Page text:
Risk is a major part of trading. Not only do most traders need to actively manage risks that arise from their trading (market risk) but the actual processes in the trade lifecycle carry various types of risk. Here we present an introduction to the concept of risk in general.


The German sociologist, Niklas Luhmann, defined risk as “the threat or probability that an action or event will adversely or beneficially affect an organisation’s ability to achieve its objectives”.
In the financial services industry, the term risk often denotes the market risk of holding trading positions. Risk management is then the action taken by traders to control this risk. This is an important type of risk and one to which we will devote a chapter of this book (Chapter 10), but it is by no means the only source of risk to an organisation engaged in trading. Whenever we use the unqualified term risk, we mean the wider connotation of risk as in Luhmann’s definition.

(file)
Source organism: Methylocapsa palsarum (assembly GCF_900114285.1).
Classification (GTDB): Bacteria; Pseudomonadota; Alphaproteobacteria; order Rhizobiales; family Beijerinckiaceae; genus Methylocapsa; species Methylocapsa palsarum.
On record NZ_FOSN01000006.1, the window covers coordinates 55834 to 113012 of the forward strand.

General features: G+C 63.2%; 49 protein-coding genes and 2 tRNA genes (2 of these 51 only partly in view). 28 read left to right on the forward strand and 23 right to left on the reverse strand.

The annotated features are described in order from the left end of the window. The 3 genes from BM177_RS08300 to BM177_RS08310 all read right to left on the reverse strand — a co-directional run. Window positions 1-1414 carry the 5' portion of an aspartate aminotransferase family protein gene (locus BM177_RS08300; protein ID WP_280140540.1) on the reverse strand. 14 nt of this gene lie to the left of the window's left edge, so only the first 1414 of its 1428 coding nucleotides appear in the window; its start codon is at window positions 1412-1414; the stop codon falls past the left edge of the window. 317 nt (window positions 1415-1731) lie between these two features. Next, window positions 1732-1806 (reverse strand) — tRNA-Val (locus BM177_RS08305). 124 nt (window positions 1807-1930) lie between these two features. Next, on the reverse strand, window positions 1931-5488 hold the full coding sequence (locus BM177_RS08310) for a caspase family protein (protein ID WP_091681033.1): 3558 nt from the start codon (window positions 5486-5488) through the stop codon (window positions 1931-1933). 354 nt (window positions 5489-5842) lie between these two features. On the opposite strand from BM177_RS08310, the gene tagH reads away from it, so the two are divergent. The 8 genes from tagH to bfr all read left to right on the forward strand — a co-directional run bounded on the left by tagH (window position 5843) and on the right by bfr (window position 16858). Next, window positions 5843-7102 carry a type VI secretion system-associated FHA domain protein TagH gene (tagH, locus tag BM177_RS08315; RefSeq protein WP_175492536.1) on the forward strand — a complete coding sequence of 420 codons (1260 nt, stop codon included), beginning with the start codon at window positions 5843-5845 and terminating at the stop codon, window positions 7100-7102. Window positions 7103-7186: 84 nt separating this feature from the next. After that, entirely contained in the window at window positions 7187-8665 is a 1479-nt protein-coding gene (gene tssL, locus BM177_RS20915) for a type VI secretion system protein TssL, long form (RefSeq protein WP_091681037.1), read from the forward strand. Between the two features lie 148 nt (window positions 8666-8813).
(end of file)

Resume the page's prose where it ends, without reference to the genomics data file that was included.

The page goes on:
Imagine you own £ 10 000 in cash and decide to store it in the proverbial shoebox under the bed. You are now certain that you have protected your money - there are no risks attached. Correct? Unfortunately, things are not quite as safe as you think. Firstly, it could get stolen or there could be fire or flood. Secondly, if you leave the cash there long enough, the denomination of the bank notes could cease to be legal tender and banks and shops refuse to accept them. Thirdly, inflation of ...

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